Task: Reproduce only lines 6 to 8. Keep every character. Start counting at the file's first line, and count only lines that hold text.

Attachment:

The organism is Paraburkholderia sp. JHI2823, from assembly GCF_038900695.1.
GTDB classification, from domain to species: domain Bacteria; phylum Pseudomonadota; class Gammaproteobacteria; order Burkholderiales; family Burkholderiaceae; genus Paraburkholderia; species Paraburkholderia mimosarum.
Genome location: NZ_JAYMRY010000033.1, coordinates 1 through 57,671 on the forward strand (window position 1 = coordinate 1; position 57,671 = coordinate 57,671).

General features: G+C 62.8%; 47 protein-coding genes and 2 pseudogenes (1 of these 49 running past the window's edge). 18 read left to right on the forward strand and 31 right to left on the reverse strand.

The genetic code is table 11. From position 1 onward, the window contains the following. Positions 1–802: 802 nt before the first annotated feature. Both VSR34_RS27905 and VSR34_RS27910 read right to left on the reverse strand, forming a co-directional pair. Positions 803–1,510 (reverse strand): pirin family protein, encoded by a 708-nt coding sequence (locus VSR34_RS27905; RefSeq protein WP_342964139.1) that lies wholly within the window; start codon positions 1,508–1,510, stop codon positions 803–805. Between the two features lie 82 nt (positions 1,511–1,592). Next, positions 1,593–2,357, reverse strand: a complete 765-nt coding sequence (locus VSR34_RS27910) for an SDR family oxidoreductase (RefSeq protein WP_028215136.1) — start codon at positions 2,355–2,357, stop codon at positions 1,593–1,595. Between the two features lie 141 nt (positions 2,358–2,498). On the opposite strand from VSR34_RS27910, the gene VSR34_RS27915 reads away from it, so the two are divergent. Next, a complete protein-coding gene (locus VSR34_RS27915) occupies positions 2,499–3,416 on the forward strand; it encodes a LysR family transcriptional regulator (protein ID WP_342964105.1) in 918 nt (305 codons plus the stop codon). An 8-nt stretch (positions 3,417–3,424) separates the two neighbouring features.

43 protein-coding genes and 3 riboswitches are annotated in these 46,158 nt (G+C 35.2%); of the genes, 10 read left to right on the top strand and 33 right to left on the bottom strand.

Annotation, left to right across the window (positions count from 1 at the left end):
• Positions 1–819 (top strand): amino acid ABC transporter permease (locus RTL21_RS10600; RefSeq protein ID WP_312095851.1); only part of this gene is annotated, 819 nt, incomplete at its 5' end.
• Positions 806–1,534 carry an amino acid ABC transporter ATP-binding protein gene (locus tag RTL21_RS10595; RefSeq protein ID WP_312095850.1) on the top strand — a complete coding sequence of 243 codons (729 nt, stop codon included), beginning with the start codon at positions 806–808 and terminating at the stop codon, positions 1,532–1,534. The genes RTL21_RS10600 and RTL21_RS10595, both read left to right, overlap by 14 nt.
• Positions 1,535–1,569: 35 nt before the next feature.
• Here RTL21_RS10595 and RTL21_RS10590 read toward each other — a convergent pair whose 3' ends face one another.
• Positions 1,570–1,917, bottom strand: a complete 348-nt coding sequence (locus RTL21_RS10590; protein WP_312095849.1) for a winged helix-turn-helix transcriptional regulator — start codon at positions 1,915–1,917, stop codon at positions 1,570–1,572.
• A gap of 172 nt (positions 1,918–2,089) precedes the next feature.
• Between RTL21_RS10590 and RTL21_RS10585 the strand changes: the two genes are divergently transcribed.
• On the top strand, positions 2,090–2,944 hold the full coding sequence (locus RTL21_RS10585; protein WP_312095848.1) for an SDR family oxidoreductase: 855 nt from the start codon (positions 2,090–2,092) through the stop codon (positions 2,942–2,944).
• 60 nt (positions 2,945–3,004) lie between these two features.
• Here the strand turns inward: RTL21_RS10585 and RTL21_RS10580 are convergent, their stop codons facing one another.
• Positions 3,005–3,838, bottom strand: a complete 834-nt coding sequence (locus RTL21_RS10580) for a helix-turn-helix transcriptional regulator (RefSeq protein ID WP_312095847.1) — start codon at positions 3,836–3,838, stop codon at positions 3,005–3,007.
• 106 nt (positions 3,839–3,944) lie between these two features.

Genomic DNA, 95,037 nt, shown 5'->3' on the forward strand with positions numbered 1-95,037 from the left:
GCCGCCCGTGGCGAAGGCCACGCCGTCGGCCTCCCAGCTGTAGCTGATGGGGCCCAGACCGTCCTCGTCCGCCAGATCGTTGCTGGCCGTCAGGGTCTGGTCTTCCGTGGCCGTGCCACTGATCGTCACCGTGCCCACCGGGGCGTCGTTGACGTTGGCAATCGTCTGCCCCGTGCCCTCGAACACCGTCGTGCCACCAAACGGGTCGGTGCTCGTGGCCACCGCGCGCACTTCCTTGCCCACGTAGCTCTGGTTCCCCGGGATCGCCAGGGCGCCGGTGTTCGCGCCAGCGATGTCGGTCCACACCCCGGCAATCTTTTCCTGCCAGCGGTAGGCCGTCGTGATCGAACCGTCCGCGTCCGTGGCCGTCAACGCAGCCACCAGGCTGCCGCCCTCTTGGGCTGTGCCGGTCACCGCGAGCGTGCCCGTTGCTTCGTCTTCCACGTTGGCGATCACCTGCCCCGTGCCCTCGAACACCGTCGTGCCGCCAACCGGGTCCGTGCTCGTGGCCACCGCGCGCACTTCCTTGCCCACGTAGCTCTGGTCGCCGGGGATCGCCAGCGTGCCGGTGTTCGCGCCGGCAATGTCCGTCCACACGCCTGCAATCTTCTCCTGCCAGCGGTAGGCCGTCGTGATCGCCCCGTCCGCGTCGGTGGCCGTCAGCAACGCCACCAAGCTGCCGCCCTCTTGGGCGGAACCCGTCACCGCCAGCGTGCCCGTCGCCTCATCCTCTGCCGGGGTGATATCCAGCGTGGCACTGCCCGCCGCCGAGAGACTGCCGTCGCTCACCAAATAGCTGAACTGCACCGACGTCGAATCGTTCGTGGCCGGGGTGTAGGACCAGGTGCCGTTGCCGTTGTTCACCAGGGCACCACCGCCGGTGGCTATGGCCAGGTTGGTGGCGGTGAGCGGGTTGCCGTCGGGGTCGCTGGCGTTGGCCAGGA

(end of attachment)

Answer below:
43 protein-coding genes and 3 riboswitches are annotated in these 46,158 nt (G+C 35.2%); of the genes, 10 read left to right on the top strand and 33 right to left on the bottom strand.

Annotation, left to right across the window (positions count from 1 at the left end):
• Positions 1–819 (top strand): amino acid ABC transporter permease (locus RTL21_RS10600; RefSeq protein ID WP_312095851.1); only part of this gene is annotated, 819 nt, incomplete at its 5' end.